Amazon Silk: fast cloud-powered browser, or a new way to mine your data?

Amazon announced its new range of Kindle devices today and the web is buzzing with debate about the impact of the new Android-based Kindle Fire tablet on Apple and others.

Amazon knows how to pile high and sell cheap, and can make money from content even if it gives away the hardware, so it is a strong contender in this space.

The real innovation announced today though was in the web browser. Amazon announced Silk, which splits the browser between your Kindle Fire and EC2 (Elastic Compute Cloud).

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Amazon’s point: it can hold a massive cache of web content on EC2, as well as performing common-sense optimizations like scaling images to an appropriate size before sending them to your device.

Is this really new? Much of it sounds familiar, if you know about caching and proxies. Nevertheless, Amazon is in a strong position with its large cloud resource, and can design the web browser specifically for its cloud proxy. In addition, it knows the exact size and capability of the device. And perhaps its smart engineers have come up with better ways to cache. One feature is predictive caching – sending down the page it things you will visit next, before you actually go there.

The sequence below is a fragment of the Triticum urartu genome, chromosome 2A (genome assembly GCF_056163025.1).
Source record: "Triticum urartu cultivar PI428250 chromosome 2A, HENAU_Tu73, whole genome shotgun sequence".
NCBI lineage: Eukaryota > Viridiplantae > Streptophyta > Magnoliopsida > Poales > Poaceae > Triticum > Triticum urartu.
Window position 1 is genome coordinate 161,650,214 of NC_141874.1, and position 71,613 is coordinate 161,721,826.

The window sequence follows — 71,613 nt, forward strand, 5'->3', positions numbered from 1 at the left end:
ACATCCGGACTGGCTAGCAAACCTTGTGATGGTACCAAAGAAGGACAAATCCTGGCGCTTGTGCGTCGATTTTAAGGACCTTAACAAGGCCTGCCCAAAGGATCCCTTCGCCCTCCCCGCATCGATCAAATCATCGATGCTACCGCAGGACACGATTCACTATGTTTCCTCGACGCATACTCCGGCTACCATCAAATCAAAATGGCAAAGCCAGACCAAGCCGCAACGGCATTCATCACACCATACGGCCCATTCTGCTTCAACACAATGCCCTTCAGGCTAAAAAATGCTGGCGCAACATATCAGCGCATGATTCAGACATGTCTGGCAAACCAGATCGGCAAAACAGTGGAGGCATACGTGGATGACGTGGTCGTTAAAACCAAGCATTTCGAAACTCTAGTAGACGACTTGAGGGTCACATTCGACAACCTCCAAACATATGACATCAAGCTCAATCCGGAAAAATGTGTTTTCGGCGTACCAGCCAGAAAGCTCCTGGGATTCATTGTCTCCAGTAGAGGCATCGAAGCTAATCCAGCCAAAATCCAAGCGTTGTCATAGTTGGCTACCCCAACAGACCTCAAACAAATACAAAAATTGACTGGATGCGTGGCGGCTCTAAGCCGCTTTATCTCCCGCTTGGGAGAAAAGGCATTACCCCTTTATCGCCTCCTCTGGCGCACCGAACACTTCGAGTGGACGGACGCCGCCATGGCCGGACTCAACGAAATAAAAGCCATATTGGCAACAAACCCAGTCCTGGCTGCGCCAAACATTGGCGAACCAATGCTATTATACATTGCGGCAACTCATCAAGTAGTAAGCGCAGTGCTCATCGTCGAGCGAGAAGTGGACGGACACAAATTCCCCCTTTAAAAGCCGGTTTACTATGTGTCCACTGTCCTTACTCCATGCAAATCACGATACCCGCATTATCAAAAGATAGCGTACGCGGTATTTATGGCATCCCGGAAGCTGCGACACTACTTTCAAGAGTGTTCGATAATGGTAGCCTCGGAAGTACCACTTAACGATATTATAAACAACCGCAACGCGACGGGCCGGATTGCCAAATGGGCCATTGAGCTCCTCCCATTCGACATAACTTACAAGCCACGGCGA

There are some hard problems, as I have found in trying to optimize my own web site. Caching dynamic content, so that PHP script does not get executed by every browser request, is an obvious thing to do; but web pages draw content from multiple sources, including scripts that serve ad content that is meant to be targeted for the specific viewer. Optimizing that is harder.

It does also occur to me that a side-effect of Silk is that every single bit of browsing you do will go through Amazon and could potentially be mined for data about your browsing habits. Amazon, naturally, is well-placed to send you related ads from its own retail site. Amazon has not mentioned this aspect, but I am sure it has been thought about.

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3 thoughts on “Amazon Silk: fast cloud-powered browser, or a new way to mine your data?

  1. Pingback: Microsoft and Amazon: Two browsers, two clouds and two different paths taken | ZDNet

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